*Actually, it's totally my problem. F.
** Seriously, good luck with the ghost of anyone ever involved in a duel.
** Seriously, good luck with the ghost of anyone ever involved in a duel.
When you wake up on Labor Day (if you can even sleep the night before) you'll want to get right up and have a nutritious meal before you look in your Labor Day stocking and see what Lenny the Labor Day Union Rep brought you this year. Don't get excited, it's probably just paper work. Possibly a summons.
|meh. I mean I ate them. Still, meh.|
Instead, I'm gonna recommend that you have eggs, toast and 10-15 pieces of bacon for Labor Day Breakfast, which is what I should have done in the first place. A quick note about bacon: bacon splatters and is one of the few food products that doesn't taste better when cooked shirtless, so don't be a hero.
Let's move on to an LDW appetizer: Labor Day Butter Bean Hummus (motto: just like hummus, but with different ingerdients)! We all know the story behind why butter bean hummus is always served at Labor Day Feasts, so I won't bore you with the details. Enjoy!
Note: this can also be used as a spread for a twist on a traditional Arbor Day sandwich.
Butter Bean Hummus
|Slightly shittier hummus pic|
1 can butter beans, drained
1/4 to 1/3 cup olive oil, depending on the consistency you like***
small handful chopped parsley leaves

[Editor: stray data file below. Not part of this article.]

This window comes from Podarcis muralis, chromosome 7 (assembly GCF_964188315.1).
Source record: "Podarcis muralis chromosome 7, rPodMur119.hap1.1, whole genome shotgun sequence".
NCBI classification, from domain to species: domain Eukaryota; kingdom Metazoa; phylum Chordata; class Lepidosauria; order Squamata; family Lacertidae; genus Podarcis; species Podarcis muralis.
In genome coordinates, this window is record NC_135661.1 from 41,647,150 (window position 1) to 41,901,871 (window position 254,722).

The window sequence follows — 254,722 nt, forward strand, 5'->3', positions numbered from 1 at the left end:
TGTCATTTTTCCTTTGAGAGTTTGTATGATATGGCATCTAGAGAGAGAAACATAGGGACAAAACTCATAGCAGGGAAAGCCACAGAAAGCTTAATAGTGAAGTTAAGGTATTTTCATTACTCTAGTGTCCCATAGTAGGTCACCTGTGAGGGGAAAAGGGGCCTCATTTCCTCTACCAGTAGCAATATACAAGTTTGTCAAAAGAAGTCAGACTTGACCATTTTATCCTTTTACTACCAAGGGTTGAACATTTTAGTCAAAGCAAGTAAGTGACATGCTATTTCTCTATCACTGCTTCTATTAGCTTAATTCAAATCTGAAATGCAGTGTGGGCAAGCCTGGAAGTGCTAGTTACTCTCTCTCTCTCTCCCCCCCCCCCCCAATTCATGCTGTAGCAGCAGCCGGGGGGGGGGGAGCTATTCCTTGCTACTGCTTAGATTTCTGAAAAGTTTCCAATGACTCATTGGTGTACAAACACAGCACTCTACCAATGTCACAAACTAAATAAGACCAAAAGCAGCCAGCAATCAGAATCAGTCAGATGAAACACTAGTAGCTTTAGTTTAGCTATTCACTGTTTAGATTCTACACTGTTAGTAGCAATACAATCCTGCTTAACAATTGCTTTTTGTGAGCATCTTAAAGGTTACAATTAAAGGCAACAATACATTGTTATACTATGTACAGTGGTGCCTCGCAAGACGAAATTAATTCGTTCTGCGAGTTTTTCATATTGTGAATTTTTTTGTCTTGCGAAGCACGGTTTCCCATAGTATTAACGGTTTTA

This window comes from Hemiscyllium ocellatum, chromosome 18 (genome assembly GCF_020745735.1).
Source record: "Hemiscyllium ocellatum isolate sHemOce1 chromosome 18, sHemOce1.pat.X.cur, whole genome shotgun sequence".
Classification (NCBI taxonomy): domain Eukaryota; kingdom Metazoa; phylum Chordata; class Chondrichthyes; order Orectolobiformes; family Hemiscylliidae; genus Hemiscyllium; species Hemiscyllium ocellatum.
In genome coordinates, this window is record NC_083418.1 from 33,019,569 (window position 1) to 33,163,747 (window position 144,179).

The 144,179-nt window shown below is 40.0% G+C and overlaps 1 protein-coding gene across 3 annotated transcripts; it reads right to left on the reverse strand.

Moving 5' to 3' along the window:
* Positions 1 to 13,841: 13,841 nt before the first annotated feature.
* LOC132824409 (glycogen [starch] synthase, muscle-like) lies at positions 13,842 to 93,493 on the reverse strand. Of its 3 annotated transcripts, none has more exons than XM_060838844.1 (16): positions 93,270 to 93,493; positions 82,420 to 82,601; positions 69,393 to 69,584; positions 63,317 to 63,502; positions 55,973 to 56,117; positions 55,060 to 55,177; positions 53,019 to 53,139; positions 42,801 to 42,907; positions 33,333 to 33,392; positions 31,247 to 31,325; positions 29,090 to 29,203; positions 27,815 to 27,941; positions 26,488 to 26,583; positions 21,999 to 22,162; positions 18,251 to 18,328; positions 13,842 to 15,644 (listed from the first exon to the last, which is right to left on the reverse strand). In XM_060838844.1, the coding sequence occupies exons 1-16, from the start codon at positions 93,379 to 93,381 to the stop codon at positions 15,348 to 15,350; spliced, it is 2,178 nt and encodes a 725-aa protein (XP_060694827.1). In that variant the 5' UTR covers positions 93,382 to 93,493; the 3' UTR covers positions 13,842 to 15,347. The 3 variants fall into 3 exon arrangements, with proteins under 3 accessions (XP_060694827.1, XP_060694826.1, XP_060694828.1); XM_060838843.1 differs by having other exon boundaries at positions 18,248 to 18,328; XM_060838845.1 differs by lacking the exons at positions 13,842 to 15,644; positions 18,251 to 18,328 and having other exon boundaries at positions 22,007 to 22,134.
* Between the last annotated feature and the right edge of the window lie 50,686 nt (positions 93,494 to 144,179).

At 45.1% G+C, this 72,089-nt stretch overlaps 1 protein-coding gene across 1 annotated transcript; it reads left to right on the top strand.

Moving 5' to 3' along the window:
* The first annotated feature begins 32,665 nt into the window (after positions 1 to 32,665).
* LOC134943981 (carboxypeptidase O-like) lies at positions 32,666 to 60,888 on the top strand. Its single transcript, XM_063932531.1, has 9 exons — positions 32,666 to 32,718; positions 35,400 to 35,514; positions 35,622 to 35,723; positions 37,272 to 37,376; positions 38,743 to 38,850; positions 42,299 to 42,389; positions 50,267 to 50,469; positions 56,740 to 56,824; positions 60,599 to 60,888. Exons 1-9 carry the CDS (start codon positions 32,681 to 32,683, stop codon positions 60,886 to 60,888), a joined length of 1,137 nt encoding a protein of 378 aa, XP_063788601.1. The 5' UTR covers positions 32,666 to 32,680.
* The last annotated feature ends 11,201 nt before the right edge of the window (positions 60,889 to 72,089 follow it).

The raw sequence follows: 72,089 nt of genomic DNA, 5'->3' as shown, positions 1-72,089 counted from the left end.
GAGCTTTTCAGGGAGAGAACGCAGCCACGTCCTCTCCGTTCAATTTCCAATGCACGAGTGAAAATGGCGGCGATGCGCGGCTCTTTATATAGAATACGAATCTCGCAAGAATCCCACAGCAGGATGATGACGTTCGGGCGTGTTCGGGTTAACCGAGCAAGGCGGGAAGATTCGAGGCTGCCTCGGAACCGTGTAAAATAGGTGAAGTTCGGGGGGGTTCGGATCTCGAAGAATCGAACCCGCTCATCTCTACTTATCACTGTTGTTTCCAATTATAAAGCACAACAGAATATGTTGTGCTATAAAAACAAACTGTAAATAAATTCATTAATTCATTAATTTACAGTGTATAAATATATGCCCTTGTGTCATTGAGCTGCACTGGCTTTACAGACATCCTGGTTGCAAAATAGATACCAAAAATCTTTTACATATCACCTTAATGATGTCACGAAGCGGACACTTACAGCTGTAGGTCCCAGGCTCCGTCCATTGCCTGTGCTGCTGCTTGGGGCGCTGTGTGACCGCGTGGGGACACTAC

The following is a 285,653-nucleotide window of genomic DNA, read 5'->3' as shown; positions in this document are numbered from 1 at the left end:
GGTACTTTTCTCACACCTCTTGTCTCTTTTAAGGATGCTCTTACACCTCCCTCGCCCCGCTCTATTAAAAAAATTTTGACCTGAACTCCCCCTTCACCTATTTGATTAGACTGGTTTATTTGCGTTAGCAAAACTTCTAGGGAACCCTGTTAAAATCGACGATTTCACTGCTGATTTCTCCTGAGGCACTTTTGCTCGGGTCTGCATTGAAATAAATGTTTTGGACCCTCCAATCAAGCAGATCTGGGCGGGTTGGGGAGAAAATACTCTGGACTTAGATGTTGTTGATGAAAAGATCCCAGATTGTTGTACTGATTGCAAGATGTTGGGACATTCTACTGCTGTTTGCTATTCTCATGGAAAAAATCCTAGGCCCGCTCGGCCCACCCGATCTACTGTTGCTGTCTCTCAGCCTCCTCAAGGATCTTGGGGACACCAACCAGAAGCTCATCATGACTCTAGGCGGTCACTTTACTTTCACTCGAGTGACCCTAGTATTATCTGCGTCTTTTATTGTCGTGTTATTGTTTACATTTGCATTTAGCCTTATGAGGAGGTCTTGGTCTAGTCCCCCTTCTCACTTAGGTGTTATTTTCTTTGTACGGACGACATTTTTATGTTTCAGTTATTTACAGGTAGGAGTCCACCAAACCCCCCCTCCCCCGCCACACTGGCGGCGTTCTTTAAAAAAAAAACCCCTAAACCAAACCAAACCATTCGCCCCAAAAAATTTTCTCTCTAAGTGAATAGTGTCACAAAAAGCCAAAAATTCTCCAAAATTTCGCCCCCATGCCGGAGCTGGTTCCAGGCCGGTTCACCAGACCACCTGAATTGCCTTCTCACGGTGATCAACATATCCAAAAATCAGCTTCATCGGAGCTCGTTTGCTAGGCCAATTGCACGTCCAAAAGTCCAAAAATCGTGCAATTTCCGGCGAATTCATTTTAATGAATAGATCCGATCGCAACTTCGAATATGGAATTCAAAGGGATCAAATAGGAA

2 garlic cloves
big tbsp tandoori masala powder
1 tsp cumin
juice of 1/4 of a large lemon (or more)
salt to taste
tahini paste (optional)****
2. What? Fine. Put ingredients in a food processor and blend until blended, then eat it using pita chips as a dipping vessel and your hand(s) as a shovel to shovel it into your face hole.
*No one actually calls him that.
**No one actually calls him that, but they should.
*** I did mine closer to the consistency of a bean dip, with less oil than a silky hummus.
**** I don't really know how much tahini to use -- I didn't have any and the imaginary variety leaves something to be desired -- but if I had to guess, and I'm not very good at this, I'd guess about a quart. Or maybe a hectare. Whichever is more.
Just as Christmas is the Thanksgiving of Jesus holidays and Thanksgiving is the Hanukkah of secular holidays*, Labor Day is undoubtedly the Chinese New Year of vague American (Mon)days off of work.